Some drink too much. Some curse extravagantly.
Some eat too much. Some exercise too much.
Some are Republican. Some are Democrat. Some are neither.
Some worry too much. Some use the f-bomb to explain what they do not care about.
Some discuss hard issues about faith and the world…and doubt.
Some think they have all the answers…and are certain.
This group I’m describing are all people I know who are deeply committed to their Christian faith, and I couldn’t help but think of them in light of a recent conversation about holiness, where the discussion turned to what felt more like rules of how to act. I must confess that holiness as many use it is a dangerous construct for me. Its a frozen dogma or stagnant principles. It is used more for exclusion than inclusion.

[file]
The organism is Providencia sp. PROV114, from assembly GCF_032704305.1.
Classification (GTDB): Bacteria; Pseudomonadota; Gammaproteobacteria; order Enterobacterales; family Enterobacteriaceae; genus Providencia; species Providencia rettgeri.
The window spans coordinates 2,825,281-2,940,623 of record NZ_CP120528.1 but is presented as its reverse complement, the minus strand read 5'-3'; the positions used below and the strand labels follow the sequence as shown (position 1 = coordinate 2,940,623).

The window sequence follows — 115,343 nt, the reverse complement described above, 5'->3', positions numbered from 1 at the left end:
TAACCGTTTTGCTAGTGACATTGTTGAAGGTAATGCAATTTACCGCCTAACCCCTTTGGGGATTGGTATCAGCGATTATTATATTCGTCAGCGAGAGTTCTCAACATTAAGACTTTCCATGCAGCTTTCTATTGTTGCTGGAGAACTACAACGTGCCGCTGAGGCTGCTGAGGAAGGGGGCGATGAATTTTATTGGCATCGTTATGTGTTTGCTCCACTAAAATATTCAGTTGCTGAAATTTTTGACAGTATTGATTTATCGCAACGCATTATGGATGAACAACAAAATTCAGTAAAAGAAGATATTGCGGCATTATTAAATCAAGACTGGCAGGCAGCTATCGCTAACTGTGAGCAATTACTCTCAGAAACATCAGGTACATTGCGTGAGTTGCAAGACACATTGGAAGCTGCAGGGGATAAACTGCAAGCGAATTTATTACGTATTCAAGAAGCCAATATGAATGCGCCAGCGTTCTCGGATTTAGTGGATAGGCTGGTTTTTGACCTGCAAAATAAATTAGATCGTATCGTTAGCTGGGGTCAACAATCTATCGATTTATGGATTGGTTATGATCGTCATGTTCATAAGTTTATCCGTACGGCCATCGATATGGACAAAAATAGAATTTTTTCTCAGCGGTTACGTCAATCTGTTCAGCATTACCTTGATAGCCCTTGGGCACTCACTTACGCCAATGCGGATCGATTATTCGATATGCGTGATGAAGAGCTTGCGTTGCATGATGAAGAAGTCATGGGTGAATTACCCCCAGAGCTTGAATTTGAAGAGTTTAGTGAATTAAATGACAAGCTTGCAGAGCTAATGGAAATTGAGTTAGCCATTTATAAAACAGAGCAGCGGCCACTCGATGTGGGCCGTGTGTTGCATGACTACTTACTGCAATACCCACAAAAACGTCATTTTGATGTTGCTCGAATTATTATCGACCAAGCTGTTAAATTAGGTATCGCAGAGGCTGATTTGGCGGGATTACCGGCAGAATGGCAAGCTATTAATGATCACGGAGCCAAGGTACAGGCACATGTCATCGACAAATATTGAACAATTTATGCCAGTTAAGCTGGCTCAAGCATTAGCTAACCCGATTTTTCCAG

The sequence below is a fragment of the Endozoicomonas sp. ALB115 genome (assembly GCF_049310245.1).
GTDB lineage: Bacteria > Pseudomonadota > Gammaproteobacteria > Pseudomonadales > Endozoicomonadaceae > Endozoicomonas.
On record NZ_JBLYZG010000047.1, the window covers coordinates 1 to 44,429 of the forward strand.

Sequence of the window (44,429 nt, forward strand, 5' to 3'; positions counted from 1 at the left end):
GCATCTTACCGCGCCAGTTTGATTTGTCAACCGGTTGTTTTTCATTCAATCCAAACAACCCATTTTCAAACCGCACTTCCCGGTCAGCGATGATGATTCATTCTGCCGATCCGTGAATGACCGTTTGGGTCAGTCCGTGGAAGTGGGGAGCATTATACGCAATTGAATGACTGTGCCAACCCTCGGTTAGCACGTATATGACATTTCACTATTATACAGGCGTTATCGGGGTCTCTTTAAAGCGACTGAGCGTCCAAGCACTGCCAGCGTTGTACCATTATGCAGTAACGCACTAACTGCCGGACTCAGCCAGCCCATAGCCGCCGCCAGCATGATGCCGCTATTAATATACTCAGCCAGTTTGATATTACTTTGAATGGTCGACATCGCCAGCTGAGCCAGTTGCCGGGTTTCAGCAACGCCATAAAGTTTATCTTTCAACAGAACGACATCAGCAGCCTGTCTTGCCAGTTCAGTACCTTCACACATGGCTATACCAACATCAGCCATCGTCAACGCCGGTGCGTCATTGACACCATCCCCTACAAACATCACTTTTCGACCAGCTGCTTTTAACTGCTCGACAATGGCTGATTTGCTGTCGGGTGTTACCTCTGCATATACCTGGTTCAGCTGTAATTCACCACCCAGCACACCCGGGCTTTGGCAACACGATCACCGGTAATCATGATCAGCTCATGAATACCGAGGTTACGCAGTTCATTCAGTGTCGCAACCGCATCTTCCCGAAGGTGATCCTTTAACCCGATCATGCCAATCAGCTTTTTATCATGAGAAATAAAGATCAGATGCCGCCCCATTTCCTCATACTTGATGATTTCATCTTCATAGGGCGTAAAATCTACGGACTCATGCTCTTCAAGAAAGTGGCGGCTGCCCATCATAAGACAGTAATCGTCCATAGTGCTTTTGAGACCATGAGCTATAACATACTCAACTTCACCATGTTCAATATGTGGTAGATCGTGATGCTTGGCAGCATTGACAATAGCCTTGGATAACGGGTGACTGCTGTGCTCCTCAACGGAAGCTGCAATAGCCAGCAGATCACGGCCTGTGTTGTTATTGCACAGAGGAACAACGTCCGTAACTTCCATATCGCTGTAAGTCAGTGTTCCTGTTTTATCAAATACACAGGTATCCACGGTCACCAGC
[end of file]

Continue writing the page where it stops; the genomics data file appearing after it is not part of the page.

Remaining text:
Are there norms that Jesus described for his followers? Yes. You can find them pretty neatly laid out in the Sermon on the Mount in Matthew 5-7. Yet I cannot help but think the things we use today to describe being (or acting holy) would be foreign to a bunch of fishermen, prostitutes, zealots, and tax collectors with whom Jesus dined, kept company, and called as his disciples. I don’t intend to make excuses for my or anyone else’s actions that are not in keeping with the previously defined holiness, but I do wonder if we spend more time on the things we can judge, rather than a call to mercy, compassion and love. If I recall correctly, Jesus knew a group that spent more time on outward appearances…and they had him crucified.